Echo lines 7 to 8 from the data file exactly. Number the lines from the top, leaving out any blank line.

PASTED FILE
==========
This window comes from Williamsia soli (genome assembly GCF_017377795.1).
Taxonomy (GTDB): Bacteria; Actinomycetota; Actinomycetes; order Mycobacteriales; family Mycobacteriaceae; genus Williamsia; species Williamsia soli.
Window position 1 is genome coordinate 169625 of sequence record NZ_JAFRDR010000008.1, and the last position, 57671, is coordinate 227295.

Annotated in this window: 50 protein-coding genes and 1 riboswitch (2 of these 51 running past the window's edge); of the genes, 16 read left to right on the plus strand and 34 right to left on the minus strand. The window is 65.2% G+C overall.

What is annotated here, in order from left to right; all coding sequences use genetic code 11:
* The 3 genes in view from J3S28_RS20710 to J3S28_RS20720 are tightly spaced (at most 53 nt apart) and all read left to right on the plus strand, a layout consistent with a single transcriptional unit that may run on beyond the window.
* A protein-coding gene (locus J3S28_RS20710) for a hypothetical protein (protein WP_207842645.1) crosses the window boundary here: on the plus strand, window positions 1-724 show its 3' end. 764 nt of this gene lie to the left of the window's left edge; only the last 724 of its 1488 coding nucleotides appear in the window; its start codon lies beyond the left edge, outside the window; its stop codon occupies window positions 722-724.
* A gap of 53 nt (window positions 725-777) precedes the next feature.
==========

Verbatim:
* A protein-coding gene (locus J3S28_RS20710) for a hypothetical protein (protein WP_207842645.1) crosses the window boundary here: on the plus strand, window positions 1-724 show its 3' end. 764 nt of this gene lie to the left of the window's left edge; only the last 724 of its 1488 coding nucleotides appear in the window; its start codon lies beyond the left edge, outside the window; its stop codon occupies window positions 722-724.
* A gap of 53 nt (window positions 725-777) precedes the next feature.